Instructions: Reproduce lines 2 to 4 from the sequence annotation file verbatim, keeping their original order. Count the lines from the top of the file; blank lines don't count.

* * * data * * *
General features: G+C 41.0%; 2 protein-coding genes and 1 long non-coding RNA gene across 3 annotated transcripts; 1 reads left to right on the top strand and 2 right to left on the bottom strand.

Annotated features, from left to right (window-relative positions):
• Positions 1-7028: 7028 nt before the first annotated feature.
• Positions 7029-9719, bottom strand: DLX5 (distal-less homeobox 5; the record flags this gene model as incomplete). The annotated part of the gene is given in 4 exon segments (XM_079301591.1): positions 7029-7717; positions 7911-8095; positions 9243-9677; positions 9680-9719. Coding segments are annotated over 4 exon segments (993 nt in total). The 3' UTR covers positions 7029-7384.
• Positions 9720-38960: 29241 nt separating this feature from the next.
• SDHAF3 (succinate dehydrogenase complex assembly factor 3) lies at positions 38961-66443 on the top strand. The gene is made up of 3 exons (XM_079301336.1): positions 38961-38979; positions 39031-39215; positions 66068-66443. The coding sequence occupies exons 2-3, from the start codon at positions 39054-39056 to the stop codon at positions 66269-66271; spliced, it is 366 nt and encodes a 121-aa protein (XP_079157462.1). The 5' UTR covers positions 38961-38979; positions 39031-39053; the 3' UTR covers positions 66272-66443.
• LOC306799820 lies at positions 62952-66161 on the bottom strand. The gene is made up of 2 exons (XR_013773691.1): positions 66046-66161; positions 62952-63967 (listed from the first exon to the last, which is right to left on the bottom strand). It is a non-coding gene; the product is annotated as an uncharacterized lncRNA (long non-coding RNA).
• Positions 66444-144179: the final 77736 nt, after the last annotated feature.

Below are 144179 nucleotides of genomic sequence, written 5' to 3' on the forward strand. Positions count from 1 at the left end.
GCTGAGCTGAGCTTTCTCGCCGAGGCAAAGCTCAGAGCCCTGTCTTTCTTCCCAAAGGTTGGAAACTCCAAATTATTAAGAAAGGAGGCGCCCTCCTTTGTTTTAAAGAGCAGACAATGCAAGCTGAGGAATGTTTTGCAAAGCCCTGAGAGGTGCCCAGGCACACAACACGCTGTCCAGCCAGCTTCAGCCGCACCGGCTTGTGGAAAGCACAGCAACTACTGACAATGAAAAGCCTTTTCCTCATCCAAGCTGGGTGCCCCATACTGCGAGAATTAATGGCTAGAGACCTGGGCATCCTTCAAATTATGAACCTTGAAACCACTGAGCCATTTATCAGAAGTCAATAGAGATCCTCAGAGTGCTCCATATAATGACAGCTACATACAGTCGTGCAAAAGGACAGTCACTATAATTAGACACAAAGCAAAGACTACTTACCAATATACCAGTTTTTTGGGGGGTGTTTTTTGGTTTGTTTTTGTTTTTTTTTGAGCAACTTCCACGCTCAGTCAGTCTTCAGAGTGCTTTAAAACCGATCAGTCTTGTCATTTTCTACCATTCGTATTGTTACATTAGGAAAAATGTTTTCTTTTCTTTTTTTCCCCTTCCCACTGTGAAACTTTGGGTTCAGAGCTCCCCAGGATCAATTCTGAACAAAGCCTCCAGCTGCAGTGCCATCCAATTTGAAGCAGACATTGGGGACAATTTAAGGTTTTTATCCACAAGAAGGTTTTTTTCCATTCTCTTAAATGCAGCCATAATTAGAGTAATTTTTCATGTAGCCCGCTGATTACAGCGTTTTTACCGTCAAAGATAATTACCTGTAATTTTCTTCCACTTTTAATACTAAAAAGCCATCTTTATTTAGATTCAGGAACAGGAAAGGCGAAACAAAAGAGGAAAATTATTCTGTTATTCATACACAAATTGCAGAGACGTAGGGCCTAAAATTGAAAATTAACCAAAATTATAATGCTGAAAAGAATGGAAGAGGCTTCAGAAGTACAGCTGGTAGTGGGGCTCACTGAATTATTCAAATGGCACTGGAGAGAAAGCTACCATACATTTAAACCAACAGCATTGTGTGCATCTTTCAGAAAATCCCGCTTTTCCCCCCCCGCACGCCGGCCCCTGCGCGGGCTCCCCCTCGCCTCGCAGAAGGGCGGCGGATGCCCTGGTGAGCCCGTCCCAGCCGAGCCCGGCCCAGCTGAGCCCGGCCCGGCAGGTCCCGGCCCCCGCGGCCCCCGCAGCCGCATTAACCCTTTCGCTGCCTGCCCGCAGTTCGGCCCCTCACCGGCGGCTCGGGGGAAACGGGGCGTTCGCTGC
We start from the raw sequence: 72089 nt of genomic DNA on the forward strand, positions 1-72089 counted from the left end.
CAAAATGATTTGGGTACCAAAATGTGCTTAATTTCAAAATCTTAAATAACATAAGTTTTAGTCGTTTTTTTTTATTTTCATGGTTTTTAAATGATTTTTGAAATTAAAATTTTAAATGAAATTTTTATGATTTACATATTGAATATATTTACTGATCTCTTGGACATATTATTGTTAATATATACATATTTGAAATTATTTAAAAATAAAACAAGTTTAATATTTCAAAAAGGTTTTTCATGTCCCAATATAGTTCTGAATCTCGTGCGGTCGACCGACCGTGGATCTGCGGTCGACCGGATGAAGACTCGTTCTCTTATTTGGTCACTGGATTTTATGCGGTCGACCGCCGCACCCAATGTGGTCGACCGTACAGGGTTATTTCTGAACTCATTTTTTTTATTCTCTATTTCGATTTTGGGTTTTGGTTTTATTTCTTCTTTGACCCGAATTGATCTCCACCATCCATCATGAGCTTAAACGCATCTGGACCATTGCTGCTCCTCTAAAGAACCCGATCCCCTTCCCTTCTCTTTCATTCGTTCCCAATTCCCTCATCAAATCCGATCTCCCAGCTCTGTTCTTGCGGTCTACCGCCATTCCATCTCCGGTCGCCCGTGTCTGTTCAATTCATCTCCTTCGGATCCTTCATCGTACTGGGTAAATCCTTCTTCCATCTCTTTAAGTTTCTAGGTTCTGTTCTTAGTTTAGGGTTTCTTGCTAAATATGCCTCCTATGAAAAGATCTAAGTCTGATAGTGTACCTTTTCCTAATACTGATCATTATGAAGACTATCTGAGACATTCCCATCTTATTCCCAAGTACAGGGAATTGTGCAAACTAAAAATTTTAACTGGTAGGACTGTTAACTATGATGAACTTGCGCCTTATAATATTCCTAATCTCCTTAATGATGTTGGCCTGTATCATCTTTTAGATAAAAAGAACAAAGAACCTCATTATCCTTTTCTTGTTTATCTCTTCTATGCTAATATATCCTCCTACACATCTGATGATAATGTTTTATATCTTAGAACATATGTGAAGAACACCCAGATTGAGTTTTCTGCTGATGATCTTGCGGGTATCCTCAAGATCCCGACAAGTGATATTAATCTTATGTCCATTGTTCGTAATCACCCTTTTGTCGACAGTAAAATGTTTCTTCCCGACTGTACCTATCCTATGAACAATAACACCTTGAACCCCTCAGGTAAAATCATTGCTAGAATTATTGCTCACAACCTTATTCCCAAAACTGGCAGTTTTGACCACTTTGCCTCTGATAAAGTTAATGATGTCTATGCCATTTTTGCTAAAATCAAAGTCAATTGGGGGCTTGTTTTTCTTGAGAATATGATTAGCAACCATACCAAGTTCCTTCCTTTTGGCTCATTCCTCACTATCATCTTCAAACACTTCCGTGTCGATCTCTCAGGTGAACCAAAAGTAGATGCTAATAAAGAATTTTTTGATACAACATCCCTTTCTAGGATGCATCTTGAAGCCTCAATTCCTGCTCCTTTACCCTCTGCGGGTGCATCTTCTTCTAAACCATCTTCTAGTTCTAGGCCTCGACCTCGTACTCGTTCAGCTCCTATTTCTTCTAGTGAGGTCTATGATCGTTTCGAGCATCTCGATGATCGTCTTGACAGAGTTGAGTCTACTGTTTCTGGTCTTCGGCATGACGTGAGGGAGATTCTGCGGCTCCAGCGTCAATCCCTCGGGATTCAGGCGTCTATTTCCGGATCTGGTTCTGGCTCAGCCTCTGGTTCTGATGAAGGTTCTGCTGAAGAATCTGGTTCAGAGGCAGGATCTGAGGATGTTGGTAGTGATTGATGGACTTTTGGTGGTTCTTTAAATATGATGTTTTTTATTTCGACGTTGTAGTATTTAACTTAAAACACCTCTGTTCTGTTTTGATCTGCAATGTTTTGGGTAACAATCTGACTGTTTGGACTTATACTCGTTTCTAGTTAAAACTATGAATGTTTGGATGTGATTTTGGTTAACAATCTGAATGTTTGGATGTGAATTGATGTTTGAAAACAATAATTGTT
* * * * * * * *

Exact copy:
Annotated features, from left to right (window-relative positions):
• Positions 1-7028: 7028 nt before the first annotated feature.
• Positions 7029-9719, bottom strand: DLX5 (distal-less homeobox 5; the record flags this gene model as incomplete). The annotated part of the gene is given in 4 exon segments (XM_079301591.1): positions 7029-7717; positions 7911-8095; positions 9243-9677; positions 9680-9719. Coding segments are annotated over 4 exon segments (993 nt in total). The 3' UTR covers positions 7029-7384.